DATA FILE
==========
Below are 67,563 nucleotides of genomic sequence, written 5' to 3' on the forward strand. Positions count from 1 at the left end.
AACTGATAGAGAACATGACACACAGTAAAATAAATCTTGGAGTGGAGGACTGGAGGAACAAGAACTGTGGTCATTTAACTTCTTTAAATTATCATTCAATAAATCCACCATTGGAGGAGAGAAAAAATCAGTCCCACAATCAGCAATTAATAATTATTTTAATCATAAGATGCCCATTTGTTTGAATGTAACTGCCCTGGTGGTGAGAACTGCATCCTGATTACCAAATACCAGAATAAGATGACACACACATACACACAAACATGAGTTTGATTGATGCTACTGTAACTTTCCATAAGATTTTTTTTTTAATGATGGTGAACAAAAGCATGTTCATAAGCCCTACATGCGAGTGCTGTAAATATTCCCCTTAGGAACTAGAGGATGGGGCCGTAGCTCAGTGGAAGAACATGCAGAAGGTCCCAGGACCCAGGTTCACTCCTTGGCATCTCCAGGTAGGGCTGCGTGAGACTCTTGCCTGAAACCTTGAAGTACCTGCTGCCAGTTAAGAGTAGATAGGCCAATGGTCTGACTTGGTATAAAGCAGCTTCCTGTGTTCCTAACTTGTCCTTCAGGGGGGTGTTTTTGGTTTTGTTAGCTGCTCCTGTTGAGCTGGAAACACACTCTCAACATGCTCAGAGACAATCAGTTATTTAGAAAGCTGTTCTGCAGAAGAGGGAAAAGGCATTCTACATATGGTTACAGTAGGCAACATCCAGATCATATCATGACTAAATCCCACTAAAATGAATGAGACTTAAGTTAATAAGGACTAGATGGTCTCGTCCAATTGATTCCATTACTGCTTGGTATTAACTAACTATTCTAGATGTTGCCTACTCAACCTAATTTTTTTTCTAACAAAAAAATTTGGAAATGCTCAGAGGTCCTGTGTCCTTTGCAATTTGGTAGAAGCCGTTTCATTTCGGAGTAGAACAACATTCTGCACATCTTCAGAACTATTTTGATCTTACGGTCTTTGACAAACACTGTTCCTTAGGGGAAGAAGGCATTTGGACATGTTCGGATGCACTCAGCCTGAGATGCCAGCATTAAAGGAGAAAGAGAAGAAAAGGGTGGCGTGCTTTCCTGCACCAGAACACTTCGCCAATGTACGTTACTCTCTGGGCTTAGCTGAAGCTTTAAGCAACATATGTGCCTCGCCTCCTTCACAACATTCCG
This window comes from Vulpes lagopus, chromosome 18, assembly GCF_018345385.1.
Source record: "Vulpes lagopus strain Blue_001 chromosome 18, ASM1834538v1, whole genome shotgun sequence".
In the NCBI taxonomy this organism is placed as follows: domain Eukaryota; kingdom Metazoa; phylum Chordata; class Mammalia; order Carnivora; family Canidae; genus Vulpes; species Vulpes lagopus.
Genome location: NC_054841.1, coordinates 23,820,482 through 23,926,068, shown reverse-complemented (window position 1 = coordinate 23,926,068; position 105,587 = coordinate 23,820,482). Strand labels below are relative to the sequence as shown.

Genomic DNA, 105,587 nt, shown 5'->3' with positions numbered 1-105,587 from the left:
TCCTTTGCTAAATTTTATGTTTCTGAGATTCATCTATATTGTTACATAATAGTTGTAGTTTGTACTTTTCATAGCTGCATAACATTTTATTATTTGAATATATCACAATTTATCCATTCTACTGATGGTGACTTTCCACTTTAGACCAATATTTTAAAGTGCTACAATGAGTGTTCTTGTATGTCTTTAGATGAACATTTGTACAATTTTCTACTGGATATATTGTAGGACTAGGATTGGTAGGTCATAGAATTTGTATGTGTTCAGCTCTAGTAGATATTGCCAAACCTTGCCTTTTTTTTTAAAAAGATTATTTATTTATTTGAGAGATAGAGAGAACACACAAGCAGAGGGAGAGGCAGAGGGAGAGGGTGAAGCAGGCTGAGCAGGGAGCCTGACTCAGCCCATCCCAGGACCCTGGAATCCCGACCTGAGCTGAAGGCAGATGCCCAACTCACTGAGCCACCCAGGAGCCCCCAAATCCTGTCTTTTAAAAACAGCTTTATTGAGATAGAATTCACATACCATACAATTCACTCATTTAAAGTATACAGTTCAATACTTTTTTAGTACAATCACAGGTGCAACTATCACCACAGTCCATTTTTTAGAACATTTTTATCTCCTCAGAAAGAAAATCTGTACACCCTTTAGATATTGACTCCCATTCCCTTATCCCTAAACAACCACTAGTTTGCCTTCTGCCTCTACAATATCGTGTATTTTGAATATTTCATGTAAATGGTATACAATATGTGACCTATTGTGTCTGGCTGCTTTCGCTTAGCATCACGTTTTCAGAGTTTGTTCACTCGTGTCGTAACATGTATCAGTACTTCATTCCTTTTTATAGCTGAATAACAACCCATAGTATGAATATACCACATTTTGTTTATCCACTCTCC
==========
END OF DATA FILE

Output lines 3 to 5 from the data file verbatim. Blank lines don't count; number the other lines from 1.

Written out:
This window comes from Vulpes lagopus, chromosome 18, assembly GCF_018345385.1.
Source record: "Vulpes lagopus strain Blue_001 chromosome 18, ASM1834538v1, whole genome shotgun sequence".
In the NCBI taxonomy this organism is placed as follows: domain Eukaryota; kingdom Metazoa; phylum Chordata; class Mammalia; order Carnivora; family Canidae; genus Vulpes; species Vulpes lagopus.